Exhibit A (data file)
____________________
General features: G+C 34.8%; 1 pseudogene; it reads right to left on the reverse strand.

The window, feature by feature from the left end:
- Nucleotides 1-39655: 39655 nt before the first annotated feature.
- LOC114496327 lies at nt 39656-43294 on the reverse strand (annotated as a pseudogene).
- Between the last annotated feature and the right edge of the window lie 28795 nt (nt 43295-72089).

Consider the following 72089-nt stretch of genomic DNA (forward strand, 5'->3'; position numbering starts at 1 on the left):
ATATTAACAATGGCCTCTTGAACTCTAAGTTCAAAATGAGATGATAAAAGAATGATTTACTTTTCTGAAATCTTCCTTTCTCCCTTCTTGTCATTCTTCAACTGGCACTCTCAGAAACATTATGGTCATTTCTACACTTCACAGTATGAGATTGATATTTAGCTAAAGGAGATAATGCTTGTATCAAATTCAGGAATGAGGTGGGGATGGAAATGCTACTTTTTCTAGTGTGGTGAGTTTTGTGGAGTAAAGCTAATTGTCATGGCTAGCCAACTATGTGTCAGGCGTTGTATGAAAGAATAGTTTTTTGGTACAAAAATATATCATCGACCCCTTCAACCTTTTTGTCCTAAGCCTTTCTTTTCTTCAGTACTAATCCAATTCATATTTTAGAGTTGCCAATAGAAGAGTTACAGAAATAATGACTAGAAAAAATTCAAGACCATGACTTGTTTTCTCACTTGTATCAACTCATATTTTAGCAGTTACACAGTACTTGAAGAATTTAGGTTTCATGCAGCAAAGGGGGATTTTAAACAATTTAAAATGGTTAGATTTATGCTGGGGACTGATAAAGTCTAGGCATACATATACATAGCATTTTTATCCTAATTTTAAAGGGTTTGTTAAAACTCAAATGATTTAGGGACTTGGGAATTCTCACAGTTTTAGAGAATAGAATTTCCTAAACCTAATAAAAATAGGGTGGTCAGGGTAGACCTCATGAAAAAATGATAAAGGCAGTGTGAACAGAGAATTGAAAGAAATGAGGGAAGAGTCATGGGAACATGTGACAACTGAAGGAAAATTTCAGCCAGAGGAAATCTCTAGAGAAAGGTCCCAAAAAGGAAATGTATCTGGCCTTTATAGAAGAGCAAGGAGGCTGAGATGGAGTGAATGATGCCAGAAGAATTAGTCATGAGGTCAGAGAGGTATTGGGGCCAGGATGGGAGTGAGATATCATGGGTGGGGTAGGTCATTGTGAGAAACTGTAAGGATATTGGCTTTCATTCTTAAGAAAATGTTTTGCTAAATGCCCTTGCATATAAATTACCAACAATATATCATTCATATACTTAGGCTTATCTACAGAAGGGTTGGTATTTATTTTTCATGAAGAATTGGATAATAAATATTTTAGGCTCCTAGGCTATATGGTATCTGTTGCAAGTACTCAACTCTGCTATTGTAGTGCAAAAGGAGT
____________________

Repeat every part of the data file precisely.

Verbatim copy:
General features: G+C 34.8%; 1 pseudogene; it reads right to left on the reverse strand.

The window, feature by feature from the left end:
- Nucleotides 1-39655: 39655 nt before the first annotated feature.
- LOC114496327 lies at nt 39656-43294 on the reverse strand (annotated as a pseudogene).
- Between the last annotated feature and the right edge of the window lie 28795 nt (nt 43295-72089).

Consider the following 72089-nt stretch of genomic DNA (forward strand, 5'->3'; position numbering starts at 1 on the left):
ATATTAACAATGGCCTCTTGAACTCTAAGTTCAAAATGAGATGATAAAAGAATGATTTACTTTTCTGAAATCTTCCTTTCTCCCTTCTTGTCATTCTTCAACTGGCACTCTCAGAAACATTATGGTCATTTCTACACTTCACAGTATGAGATTGATATTTAGCTAAAGGAGATAATGCTTGTATCAAATTCAGGAATGAGGTGGGGATGGAAATGCTACTTTTTCTAGTGTGGTGAGTTTTGTGGAGTAAAGCTAATTGTCATGGCTAGCCAACTATGTGTCAGGCGTTGTATGAAAGAATAGTTTTTTGGTACAAAAATATATCATCGACCCCTTCAACCTTTTTGTCCTAAGCCTTTCTTTTCTTCAGTACTAATCCAATTCATATTTTAGAGTTGCCAATAGAAGAGTTACAGAAATAATGACTAGAAAAAATTCAAGACCATGACTTGTTTTCTCACTTGTATCAACTCATATTTTAGCAGTTACACAGTACTTGAAGAATTTAGGTTTCATGCAGCAAAGGGGGATTTTAAACAATTTAAAATGGTTAGATTTATGCTGGGGACTGATAAAGTCTAGGCATACATATACATAGCATTTTTATCCTAATTTTAAAGGGTTTGTTAAAACTCAAATGATTTAGGGACTTGGGAATTCTCACAGTTTTAGAGAATAGAATTTCCTAAACCTAATAAAAATAGGGTGGTCAGGGTAGACCTCATGAAAAAATGATAAAGGCAGTGTGAACAGAGAATTGAAAGAAATGAGGGAAGAGTCATGGGAACATGTGACAACTGAAGGAAAATTTCAGCCAGAGGAAATCTCTAGAGAAAGGTCCCAAAAAGGAAATGTATCTGGCCTTTATAGAAGAGCAAGGAGGCTGAGATGGAGTGAATGATGCCAGAAGAATTAGTCATGAGGTCAGAGAGGTATTGGGGCCAGGATGGGAGTGAGATATCATGGGTGGGGTAGGTCATTGTGAGAAACTGTAAGGATATTGGCTTTCATTCTTAAGAAAATGTTTTGCTAAATGCCCTTGCATATAAATTACCAACAATATATCATTCATATACTTAGGCTTATCTACAGAAGGGTTGGTATTTATTTTTCATGAAGAATTGGATAATAAATATTTTAGGCTCCTAGGCTATATGGTATCTGTTGCAAGTACTCAACTCTGCTATTGTAGTGCAAAAGGAGT